Health insurance should be a bridge to medical care, not a barrier. Yet too many commercial health insurance policies often delay, disrupt and deny medically necessary care to patients.
We’ve seen many examples of these actions from across the country highlighted in recent media stories.
For example, a 67-year-old woman who smoked most of her life was frustrated that the MRI she needed to determine her risk of lung cancer kept getting denied because her insurer deemed it unnecessary. She was later rushed to the ER, where the doctors discovered a massive tumor pressing against her windpipe. The delays caused by prior authorization – getting insurance approval ahead of time for the medical care providers believe a patient needs – “limited her options,” her son told Kaiser Health News, and less than six weeks later, she died.
In another case, a college student in Pennsylvania with ulcerative colitis was flagged by his insurer as a “high dollar account” and denied treatment for the debilitating bowel disease – despite one of the insurer’s own contracted doctors concluding that doing so would put him at risk. A lawsuit later uncovered recordings of insurance company employees mocking the patient, according to a ProPublica investigation, and strategizing about ways to justify denying the treatments.
Elsewhere, a newborn baby was denied coverage for care in a neonatal intensive care unit. In explaining the denial, the child’s insurer wrote directly to the baby, “You are drinking from a bottle.”
These stories are just the tip of the iceberg. Most patients who are denied care are away from the spotlight, so their challenges don’t make the headlines. At the American Hospital Association, we hear many of these stories from hospitals and health care providers fighting these battles on behalf of their patients – and it’s only getting worse.
Hospitals and health systems are increasingly seeing commercial insurers limit patient access and issue more burdensome requirements for medically necessary care. Beyond prior authorization delays, for example, some insurers are expanding the use of so-called fail first policies, forcing patients to first try their insurer’s preferred prescription drug treatment regardless of what a patient’s doctors recommend. Others are restricting where patients can get covered care, such as by preventing some individuals from continuing to get their cancer infusion therapies from their long-standing providers and instead forcing them to go to new providers not connected to their care team.
New research conducted by Morning Consult on behalf of the AHA underscores the severity of the situation. Over the last two years, 62% of the 1,500-plus patients surveyed say treatment has been delayed because of their insurance provider, a trend that caused many of these patients to reportedly become sicker.
These policies don’t just limit health care access for patients; they also interfere with doctors, nurses and other clinicians’ ability to do their jobs. Prior authorization takes providers away from focusing on lifesaving patient care for potentially hours each day. Physicians and their staff report spending an average of 14 business hours – nearly two days – each week completing prior authorizations, according to a 2022 survey by the American Medical Association. About 95% of hospitals say staff time completing prior authorization requests and logging denial appeals is increasing. Much of this effort is spent challenging flawed insurer analysis, as most denials that are appealed are ultimately overturned. All these factors interfere with clinician time that they want to spend caring for patients and add to the challenges hospitals and health systems already face recruiting and retaining a sufficient workforce.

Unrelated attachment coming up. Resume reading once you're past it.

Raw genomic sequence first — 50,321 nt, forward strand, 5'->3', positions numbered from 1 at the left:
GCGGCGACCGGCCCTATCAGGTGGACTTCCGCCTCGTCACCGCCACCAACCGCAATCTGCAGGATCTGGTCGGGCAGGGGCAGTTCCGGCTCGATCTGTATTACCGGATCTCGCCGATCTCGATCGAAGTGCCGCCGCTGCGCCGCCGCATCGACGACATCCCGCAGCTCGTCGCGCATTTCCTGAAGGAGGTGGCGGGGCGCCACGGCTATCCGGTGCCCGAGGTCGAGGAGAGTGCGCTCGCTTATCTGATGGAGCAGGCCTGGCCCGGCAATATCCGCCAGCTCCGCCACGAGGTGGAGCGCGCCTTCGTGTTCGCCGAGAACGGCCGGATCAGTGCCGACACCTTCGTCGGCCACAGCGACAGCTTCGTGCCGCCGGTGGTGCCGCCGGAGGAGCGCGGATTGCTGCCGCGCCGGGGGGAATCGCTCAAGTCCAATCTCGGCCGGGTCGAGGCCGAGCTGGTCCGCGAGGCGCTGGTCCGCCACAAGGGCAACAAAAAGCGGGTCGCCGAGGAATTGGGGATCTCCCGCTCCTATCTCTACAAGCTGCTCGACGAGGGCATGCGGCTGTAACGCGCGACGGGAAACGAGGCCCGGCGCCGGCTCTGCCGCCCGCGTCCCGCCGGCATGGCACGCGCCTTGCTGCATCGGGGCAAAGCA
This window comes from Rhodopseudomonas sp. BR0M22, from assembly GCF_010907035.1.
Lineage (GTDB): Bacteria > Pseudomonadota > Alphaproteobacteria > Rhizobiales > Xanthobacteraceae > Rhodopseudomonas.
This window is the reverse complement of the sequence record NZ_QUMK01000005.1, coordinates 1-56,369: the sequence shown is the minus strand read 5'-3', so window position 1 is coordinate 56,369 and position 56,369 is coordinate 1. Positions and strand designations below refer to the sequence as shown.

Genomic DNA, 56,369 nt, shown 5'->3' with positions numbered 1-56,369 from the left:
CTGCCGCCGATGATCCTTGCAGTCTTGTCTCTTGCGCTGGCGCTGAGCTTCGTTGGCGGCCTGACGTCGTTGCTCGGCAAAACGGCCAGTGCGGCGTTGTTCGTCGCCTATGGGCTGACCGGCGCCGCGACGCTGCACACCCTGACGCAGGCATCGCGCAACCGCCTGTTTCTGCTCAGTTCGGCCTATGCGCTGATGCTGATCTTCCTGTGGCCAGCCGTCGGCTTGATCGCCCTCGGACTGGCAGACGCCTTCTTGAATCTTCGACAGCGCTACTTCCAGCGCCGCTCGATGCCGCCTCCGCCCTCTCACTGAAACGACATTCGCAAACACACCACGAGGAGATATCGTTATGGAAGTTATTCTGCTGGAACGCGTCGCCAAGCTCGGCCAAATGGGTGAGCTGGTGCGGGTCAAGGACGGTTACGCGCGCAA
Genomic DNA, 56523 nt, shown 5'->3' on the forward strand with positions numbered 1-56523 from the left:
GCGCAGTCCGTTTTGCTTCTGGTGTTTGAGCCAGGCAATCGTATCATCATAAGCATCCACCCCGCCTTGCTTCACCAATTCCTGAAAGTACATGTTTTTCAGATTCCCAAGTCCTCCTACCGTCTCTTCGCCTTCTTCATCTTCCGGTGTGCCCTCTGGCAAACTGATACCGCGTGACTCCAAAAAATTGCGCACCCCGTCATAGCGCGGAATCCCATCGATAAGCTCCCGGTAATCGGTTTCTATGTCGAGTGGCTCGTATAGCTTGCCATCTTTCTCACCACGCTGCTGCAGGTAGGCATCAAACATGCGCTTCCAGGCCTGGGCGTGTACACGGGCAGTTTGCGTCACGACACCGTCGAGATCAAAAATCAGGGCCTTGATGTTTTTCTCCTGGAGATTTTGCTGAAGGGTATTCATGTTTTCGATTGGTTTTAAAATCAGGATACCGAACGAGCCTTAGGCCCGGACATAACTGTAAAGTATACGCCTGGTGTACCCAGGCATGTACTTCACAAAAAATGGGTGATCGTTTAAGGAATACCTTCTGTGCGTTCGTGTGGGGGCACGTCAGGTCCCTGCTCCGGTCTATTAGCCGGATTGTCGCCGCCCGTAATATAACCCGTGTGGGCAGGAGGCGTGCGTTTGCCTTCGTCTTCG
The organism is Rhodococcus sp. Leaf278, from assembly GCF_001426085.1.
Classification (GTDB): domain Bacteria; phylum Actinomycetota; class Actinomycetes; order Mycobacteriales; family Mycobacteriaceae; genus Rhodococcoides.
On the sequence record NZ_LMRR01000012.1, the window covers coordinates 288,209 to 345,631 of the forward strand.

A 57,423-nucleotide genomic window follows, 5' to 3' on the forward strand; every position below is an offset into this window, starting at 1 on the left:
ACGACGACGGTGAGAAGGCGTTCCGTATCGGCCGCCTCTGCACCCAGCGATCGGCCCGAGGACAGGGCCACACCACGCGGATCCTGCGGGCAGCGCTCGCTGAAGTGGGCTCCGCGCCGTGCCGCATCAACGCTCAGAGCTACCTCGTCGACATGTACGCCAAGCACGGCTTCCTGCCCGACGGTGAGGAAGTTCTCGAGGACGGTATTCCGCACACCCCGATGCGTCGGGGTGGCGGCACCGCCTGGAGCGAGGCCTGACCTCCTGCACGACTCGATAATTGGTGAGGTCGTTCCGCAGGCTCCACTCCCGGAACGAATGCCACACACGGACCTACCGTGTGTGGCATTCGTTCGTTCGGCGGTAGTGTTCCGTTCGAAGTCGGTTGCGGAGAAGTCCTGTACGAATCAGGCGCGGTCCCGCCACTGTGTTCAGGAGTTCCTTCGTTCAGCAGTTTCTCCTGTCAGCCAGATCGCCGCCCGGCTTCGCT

This is a major reason why over 80% of doctors tell us that insurance policies affect their ability to practice medicine, and more than half of nurses report a serious drop in job satisfaction due to the administrative burdens insurers too often erect. Most tellingly, patients overwhelmingly believe their clinicians should decide their care, not their insurance company.
All of this exacerbates the intense financial pressures hospitals and health systems are facing. Severely disrupted by the COVID-19 pandemic, inflation and other increases in the costs of staffing and supplies, most hospitals have been operating at a financial loss for more than a year. How can hospitals care for an aging population, invest in newer facilities and technological upgrades (such as those to fight against growing cybersecurity threats) and ensure patients have access to cutting-edge scientific breakthroughs if insurers refuse to reimburse them for the care they provide to patients?
Patients deserve access to the care they need when they need it. Clinicians should be able to focus their time on providing that care instead of going through costly bureaucratic hurdles and spending too much time on unnecessary paperwork. And insurance should be a facilitator – not a detractor – to accessing necessary health care services. It is time to hold the commercial health insurers accountable and put patients first.